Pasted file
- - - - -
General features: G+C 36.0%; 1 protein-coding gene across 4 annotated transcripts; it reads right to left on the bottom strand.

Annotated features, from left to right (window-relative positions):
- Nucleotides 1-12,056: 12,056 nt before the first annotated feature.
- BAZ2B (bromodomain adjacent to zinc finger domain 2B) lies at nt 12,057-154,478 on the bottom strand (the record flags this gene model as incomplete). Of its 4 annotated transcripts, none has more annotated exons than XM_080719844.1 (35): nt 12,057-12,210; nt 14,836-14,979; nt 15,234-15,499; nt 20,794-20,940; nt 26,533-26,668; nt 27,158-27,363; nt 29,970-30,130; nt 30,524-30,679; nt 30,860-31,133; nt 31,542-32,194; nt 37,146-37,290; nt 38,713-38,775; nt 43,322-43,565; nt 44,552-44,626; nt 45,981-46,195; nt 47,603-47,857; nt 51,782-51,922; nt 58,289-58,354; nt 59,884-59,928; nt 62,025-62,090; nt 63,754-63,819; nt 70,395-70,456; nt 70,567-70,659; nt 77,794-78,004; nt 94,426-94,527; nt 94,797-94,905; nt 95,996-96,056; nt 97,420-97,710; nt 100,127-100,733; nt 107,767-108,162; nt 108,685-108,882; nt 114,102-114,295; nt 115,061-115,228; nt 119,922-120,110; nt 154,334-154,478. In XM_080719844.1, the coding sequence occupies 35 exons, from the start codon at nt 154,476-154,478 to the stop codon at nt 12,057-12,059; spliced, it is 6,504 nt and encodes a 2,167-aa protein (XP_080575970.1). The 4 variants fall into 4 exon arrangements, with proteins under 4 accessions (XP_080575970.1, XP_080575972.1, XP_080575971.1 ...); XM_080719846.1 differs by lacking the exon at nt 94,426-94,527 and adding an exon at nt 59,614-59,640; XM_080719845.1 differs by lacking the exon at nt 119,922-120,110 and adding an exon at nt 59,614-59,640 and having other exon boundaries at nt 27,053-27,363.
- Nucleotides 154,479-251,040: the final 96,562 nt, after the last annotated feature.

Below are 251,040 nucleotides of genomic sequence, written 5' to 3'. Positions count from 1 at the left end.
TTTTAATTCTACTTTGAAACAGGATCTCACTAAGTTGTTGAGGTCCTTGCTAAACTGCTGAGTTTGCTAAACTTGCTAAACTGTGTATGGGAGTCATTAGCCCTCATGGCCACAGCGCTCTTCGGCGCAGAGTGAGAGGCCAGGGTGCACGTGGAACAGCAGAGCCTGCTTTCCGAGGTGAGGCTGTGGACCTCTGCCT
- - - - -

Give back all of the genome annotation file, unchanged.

General features: G+C 36.0%; 1 protein-coding gene across 4 annotated transcripts; it reads right to left on the bottom strand.

Annotated features, from left to right (window-relative positions):
- Nucleotides 1-12,056: 12,056 nt before the first annotated feature.
- BAZ2B (bromodomain adjacent to zinc finger domain 2B) lies at nt 12,057-154,478 on the bottom strand (the record flags this gene model as incomplete). Of its 4 annotated transcripts, none has more annotated exons than XM_080719844.1 (35): nt 12,057-12,210; nt 14,836-14,979; nt 15,234-15,499; nt 20,794-20,940; nt 26,533-26,668; nt 27,158-27,363; nt 29,970-30,130; nt 30,524-30,679; nt 30,860-31,133; nt 31,542-32,194; nt 37,146-37,290; nt 38,713-38,775; nt 43,322-43,565; nt 44,552-44,626; nt 45,981-46,195; nt 47,603-47,857; nt 51,782-51,922; nt 58,289-58,354; nt 59,884-59,928; nt 62,025-62,090; nt 63,754-63,819; nt 70,395-70,456; nt 70,567-70,659; nt 77,794-78,004; nt 94,426-94,527; nt 94,797-94,905; nt 95,996-96,056; nt 97,420-97,710; nt 100,127-100,733; nt 107,767-108,162; nt 108,685-108,882; nt 114,102-114,295; nt 115,061-115,228; nt 119,922-120,110; nt 154,334-154,478. In XM_080719844.1, the coding sequence occupies 35 exons, from the start codon at nt 154,476-154,478 to the stop codon at nt 12,057-12,059; spliced, it is 6,504 nt and encodes a 2,167-aa protein (XP_080575970.1). The 4 variants fall into 4 exon arrangements, with proteins under 4 accessions (XP_080575970.1, XP_080575972.1, XP_080575971.1 ...); XM_080719846.1 differs by lacking the exon at nt 94,426-94,527 and adding an exon at nt 59,614-59,640; XM_080719845.1 differs by lacking the exon at nt 119,922-120,110 and adding an exon at nt 59,614-59,640 and having other exon boundaries at nt 27,053-27,363.
- Nucleotides 154,479-251,040: the final 96,562 nt, after the last annotated feature.

Below are 251,040 nucleotides of genomic sequence, written 5' to 3'. Positions count from 1 at the left end.
TTTTAATTCTACTTTGAAACAGGATCTCACTAAGTTGTTGAGGTCCTTGCTAAACTGCTGAGTTTGCTAAACTTGCTAAACTGTGTATGGGAGTCATTAGCCCTCATGGCCACAGCGCTCTTCGGCGCAGAGTGAGAGGCCAGGGTGCACGTGGAACAGCAGAGCCTGCTTTCCGAGGTGAGGCTGTGGACCTCTGCCT